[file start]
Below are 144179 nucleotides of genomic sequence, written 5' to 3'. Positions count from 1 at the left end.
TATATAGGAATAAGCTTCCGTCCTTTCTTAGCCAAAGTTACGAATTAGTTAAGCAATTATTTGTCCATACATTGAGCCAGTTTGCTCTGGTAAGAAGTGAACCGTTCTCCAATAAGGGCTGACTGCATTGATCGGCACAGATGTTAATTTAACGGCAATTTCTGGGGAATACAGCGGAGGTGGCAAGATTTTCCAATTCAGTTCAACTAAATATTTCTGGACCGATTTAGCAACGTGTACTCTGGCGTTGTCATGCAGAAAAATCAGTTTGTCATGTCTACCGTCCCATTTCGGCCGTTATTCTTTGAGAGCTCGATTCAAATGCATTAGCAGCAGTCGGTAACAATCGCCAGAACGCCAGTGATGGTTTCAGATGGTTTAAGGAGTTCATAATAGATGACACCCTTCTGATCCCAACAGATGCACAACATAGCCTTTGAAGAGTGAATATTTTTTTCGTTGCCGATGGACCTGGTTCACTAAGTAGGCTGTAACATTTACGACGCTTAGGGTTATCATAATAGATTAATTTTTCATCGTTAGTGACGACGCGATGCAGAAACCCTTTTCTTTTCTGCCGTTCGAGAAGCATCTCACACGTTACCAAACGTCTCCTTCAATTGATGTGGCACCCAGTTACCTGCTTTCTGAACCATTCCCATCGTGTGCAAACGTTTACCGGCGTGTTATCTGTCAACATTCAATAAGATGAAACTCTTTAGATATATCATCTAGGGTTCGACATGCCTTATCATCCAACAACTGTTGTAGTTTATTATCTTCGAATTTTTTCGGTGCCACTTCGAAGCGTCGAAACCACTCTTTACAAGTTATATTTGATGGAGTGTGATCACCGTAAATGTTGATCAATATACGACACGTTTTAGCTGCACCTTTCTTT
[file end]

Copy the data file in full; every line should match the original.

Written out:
Below are 144179 nucleotides of genomic sequence, written 5' to 3'. Positions count from 1 at the left end.
TATATAGGAATAAGCTTCCGTCCTTTCTTAGCCAAAGTTACGAATTAGTTAAGCAATTATTTGTCCATACATTGAGCCAGTTTGCTCTGGTAAGAAGTGAACCGTTCTCCAATAAGGGCTGACTGCATTGATCGGCACAGATGTTAATTTAACGGCAATTTCTGGGGAATACAGCGGAGGTGGCAAGATTTTCCAATTCAGTTCAACTAAATATTTCTGGACCGATTTAGCAACGTGTACTCTGGCGTTGTCATGCAGAAAAATCAGTTTGTCATGTCTACCGTCCCATTTCGGCCGTTATTCTTTGAGAGCTCGATTCAAATGCATTAGCAGCAGTCGGTAACAATCGCCAGAACGCCAGTGATGGTTTCAGATGGTTTAAGGAGTTCATAATAGATGACACCCTTCTGATCCCAACAGATGCACAACATAGCCTTTGAAGAGTGAATATTTTTTTCGTTGCCGATGGACCTGGTTCACTAAGTAGGCTGTAACATTTACGACGCTTAGGGTTATCATAATAGATTAATTTTTCATCGTTAGTGACGACGCGATGCAGAAACCCTTTTCTTTTCTGCCGTTCGAGAAGCATCTCACACGTTACCAAACGTCTCCTTCAATTGATGTGGCACCCAGTTACCTGCTTTCTGAACCATTCCCATCGTGTGCAAACGTTTACCGGCGTGTTATCTGTCAACATTCAATAAGATGAAACTCTTTAGATATATCATCTAGGGTTCGACATGCCTTATCATCCAACAACTGTTGTAGTTTATTATCTTCGAATTTTTTCGGTGCCACTTCGAAGCGTCGAAACCACTCTTTACAAGTTATATTTGATGGAGTGTGATCACCGTAAATGTTGATCAATATACGACACGTTTTAGCTGCACCTTTCTTT